#ausmacadamias

Industry Resources

FILTER YOUR SELECTION
About 38 resources matched your search criteria.
MacAlert February 2023

2023 | Australian Macadamia Society | Manual/guide

Key messages this month include : • Spotting bug. Late season damage is only fully revealed in consignment reports. Damage is worse in thin-shelled cultivars and following rain. • Macadamia Nut borer (MNB). Like many pests, MNB is triggered with warm, wet weather. Damage appears as 2-3 mm holes at the top of shells. • Botryosphaeria branch dieback. We’ve been hearing more about this disease because it is causing increasing damage in many tree species. Infection symptoms are obvious in summer. • If the orchard has experienced prolonged summer rain and/or a heavy crop, you may need to adjust your nutrition program. • Finish pre-harvest clean-up ensuring minimal old nut, sticks and debris remain on the orchard floor. • Download the AMS Harvest Checklist and Grower Harvest Tips. • Are you concerned about how to prioritise inputs and adjust operations for the season ahead? RSVP for the AMS MacGroup events.

MacAlert January 2023

2023 | Australian Macadamia Society | Manual/guide

Key messages this month include: • Spotting Bugs. Although shells have hardened, damage is still possible and will be worse after rain. • Leptocoris. More Leptocoris have been found in orchards. We don’t know if this is due to population surges or better late season (knockdown) monitoring. • Macadamia Nut Borer. MaxTrix wasp releases should continue into January. This is particularly important if you have thin shelled cultivars. • Is it Husk spot or Husk rot? They need to be dealt with differently. • Water requirements are now at their maximum, but most regions have ample water in the soil profile. • Have a plan in place to deal with storm damage to the orchard and infrastructure. • Start preparing for preharvest clean-up. Orchard floor fanatics make more money. • This won’t be a “usual” season with regard to nut deliveries. Ensure you have plans in place and adequate storage options.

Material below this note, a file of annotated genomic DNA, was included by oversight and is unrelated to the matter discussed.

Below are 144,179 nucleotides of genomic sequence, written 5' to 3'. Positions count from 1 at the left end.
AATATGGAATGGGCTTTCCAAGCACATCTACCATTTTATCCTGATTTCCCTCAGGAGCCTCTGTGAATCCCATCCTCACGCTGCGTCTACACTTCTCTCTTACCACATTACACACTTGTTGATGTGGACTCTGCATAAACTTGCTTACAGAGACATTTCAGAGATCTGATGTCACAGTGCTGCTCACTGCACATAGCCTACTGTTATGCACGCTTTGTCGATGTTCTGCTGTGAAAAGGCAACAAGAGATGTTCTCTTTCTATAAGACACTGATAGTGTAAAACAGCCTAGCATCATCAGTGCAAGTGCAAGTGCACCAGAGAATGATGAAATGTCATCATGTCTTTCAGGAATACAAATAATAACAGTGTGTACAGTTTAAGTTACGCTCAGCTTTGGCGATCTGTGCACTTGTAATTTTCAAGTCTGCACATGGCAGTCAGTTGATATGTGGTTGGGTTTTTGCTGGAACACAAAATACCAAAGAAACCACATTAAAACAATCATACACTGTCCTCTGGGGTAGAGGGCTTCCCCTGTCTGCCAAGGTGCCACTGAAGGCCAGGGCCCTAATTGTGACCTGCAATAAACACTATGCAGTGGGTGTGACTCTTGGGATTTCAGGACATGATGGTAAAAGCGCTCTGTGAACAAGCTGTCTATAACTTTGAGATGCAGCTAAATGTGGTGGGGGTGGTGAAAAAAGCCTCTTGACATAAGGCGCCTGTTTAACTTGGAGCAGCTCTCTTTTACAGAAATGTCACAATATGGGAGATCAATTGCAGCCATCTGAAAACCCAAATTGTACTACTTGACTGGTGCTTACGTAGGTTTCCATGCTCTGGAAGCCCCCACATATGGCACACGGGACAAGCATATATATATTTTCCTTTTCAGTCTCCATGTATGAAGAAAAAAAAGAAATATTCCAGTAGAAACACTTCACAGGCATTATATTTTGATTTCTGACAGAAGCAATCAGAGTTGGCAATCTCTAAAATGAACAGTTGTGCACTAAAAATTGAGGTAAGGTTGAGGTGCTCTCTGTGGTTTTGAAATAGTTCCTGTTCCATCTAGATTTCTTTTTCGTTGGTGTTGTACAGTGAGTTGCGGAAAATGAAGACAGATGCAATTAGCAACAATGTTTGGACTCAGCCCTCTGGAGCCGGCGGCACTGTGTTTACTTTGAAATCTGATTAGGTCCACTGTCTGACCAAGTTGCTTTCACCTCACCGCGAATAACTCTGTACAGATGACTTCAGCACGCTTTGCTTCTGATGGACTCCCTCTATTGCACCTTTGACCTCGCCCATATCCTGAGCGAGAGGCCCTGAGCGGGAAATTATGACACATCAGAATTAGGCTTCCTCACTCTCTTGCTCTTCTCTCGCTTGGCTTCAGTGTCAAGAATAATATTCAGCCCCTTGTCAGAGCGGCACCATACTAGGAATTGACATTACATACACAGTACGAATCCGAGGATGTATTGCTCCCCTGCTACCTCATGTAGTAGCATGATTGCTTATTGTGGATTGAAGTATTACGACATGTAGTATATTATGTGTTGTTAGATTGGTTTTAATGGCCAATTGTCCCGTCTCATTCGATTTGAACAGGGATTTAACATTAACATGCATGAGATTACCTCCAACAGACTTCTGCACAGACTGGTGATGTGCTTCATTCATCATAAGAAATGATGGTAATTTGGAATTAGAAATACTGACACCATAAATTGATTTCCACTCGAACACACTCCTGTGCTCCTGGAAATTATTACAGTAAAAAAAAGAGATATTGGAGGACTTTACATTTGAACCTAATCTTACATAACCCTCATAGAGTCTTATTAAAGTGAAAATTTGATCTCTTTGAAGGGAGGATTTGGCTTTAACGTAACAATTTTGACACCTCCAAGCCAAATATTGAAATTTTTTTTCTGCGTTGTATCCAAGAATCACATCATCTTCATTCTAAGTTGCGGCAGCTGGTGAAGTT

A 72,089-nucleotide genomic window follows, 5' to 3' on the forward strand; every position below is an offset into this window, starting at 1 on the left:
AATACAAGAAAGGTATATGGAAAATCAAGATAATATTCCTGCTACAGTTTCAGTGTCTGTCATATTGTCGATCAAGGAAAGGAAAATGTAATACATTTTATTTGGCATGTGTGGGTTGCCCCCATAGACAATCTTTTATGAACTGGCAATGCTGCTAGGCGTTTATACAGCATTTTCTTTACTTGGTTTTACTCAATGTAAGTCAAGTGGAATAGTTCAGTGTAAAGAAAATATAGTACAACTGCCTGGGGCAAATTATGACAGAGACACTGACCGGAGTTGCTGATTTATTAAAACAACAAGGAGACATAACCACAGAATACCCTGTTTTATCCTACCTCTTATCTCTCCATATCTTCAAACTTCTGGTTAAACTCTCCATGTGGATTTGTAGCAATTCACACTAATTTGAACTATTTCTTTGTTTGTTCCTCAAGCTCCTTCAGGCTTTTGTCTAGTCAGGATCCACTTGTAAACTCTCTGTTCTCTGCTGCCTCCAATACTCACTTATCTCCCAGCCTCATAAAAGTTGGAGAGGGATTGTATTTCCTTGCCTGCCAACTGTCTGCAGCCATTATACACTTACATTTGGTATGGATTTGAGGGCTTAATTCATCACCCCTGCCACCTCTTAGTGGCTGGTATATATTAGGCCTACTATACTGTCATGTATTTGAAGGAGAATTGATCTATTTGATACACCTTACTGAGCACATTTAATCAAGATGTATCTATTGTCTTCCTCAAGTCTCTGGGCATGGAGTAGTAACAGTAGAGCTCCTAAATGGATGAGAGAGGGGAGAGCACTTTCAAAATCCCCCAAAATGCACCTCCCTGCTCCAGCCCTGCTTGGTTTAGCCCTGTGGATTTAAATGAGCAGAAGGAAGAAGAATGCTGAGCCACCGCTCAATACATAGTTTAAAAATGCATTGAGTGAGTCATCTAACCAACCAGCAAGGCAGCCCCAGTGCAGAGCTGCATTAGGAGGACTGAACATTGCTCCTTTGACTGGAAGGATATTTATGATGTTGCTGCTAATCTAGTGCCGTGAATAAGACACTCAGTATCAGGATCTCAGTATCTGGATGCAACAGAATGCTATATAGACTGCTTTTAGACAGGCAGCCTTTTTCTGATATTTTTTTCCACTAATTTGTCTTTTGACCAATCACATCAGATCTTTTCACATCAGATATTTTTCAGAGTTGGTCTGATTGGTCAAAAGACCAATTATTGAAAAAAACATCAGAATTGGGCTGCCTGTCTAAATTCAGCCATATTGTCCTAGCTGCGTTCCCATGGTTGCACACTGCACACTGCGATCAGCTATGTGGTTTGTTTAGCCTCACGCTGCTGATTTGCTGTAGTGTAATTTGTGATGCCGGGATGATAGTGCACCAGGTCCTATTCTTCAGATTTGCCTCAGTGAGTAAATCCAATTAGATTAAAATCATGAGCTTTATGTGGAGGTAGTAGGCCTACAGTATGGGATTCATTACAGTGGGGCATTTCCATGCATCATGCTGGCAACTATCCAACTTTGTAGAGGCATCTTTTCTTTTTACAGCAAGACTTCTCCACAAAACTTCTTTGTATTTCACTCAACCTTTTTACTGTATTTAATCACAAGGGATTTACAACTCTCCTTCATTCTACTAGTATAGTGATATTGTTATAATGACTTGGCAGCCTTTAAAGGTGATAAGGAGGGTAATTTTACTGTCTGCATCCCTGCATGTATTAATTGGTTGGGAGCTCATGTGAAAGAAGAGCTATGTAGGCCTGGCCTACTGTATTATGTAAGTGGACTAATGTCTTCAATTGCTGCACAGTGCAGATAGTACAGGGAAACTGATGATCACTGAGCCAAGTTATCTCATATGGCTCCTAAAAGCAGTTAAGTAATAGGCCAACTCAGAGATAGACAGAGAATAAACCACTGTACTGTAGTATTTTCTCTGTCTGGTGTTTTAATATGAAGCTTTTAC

MacAlert December 2022

2022 | Australian Macadamia Society | Manual/guide

Key messages this month include: • Macadamia Nut Borer (MNB), keep monitoring for MNB eggs. It is critical in December to release MacTrix and understand its' limitations. • Spotting bugs, keep monitoring by examining fallen nuts for evidence of damage and then swapping to in tree monitoring. • If you have trees younger than four years that may not be bearing, remember they can be affected by pests that will hamper growth. • There is nutritional demand to support both spring flush and developing nuts. • Storm season is here again, and you will need to be prepared to deal with any orchard damage. • Benchmarking data collection is underway for the 2022 season. • Start a conversation with your processor. With global and potential domestic oversupply, many things will be different to what is “usual”.

MacAlert - November 2022

2022 | Australian Macadamia Society | Manual/guide